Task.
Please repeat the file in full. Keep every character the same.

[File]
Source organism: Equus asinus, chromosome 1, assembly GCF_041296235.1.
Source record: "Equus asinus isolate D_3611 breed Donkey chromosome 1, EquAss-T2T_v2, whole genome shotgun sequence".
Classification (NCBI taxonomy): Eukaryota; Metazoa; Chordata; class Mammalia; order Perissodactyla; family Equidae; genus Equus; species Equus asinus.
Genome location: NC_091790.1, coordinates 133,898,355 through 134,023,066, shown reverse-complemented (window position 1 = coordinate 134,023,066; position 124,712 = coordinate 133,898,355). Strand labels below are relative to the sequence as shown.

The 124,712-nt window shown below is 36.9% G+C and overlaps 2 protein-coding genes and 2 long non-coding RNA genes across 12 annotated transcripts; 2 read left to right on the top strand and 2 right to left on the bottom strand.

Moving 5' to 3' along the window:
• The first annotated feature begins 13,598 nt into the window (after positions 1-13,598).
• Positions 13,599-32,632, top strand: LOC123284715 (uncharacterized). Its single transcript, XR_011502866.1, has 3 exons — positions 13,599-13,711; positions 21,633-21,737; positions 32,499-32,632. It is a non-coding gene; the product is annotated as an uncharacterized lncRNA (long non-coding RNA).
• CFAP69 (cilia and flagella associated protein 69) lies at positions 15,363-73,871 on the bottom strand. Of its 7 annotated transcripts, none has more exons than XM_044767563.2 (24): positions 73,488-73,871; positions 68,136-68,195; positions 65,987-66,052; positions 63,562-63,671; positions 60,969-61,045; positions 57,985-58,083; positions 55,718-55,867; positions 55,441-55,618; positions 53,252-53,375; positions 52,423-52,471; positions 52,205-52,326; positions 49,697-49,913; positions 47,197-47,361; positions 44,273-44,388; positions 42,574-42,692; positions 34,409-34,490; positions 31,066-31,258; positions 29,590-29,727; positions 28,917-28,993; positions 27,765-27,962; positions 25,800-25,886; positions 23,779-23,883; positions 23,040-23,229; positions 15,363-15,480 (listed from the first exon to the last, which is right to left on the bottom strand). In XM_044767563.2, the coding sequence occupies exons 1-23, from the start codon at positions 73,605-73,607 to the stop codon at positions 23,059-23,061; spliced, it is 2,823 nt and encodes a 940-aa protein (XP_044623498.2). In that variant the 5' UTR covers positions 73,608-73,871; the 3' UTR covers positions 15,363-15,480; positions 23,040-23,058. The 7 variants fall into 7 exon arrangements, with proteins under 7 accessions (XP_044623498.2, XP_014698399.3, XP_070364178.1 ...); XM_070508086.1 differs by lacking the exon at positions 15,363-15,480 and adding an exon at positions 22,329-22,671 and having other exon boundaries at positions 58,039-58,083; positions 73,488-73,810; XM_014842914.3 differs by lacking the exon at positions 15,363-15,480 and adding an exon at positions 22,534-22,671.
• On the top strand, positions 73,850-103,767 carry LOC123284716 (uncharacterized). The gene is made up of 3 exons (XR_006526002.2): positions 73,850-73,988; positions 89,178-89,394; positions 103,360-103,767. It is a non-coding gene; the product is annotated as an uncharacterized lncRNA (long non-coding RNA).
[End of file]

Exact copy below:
Source organism: Equus asinus, chromosome 1, assembly GCF_041296235.1.
Source record: "Equus asinus isolate D_3611 breed Donkey chromosome 1, EquAss-T2T_v2, whole genome shotgun sequence".
Classification (NCBI taxonomy): Eukaryota; Metazoa; Chordata; class Mammalia; order Perissodactyla; family Equidae; genus Equus; species Equus asinus.
Genome location: NC_091790.1, coordinates 133,898,355 through 134,023,066, shown reverse-complemented (window position 1 = coordinate 134,023,066; position 124,712 = coordinate 133,898,355). Strand labels below are relative to the sequence as shown.

The 124,712-nt window shown below is 36.9% G+C and overlaps 2 protein-coding genes and 2 long non-coding RNA genes across 12 annotated transcripts; 2 read left to right on the top strand and 2 right to left on the bottom strand.

Moving 5' to 3' along the window:
• The first annotated feature begins 13,598 nt into the window (after positions 1-13,598).
• Positions 13,599-32,632, top strand: LOC123284715 (uncharacterized). Its single transcript, XR_011502866.1, has 3 exons — positions 13,599-13,711; positions 21,633-21,737; positions 32,499-32,632. It is a non-coding gene; the product is annotated as an uncharacterized lncRNA (long non-coding RNA).
• CFAP69 (cilia and flagella associated protein 69) lies at positions 15,363-73,871 on the bottom strand. Of its 7 annotated transcripts, none has more exons than XM_044767563.2 (24): positions 73,488-73,871; positions 68,136-68,195; positions 65,987-66,052; positions 63,562-63,671; positions 60,969-61,045; positions 57,985-58,083; positions 55,718-55,867; positions 55,441-55,618; positions 53,252-53,375; positions 52,423-52,471; positions 52,205-52,326; positions 49,697-49,913; positions 47,197-47,361; positions 44,273-44,388; positions 42,574-42,692; positions 34,409-34,490; positions 31,066-31,258; positions 29,590-29,727; positions 28,917-28,993; positions 27,765-27,962; positions 25,800-25,886; positions 23,779-23,883; positions 23,040-23,229; positions 15,363-15,480 (listed from the first exon to the last, which is right to left on the bottom strand). In XM_044767563.2, the coding sequence occupies exons 1-23, from the start codon at positions 73,605-73,607 to the stop codon at positions 23,059-23,061; spliced, it is 2,823 nt and encodes a 940-aa protein (XP_044623498.2). In that variant the 5' UTR covers positions 73,608-73,871; the 3' UTR covers positions 15,363-15,480; positions 23,040-23,058. The 7 variants fall into 7 exon arrangements, with proteins under 7 accessions (XP_044623498.2, XP_014698399.3, XP_070364178.1 ...); XM_070508086.1 differs by lacking the exon at positions 15,363-15,480 and adding an exon at positions 22,329-22,671 and having other exon boundaries at positions 58,039-58,083; positions 73,488-73,810; XM_014842914.3 differs by lacking the exon at positions 15,363-15,480 and adding an exon at positions 22,534-22,671.
• On the top strand, positions 73,850-103,767 carry LOC123284716 (uncharacterized). The gene is made up of 3 exons (XR_006526002.2): positions 73,850-73,988; positions 89,178-89,394; positions 103,360-103,767. It is a non-coding gene; the product is annotated as an uncharacterized lncRNA (long non-coding RNA).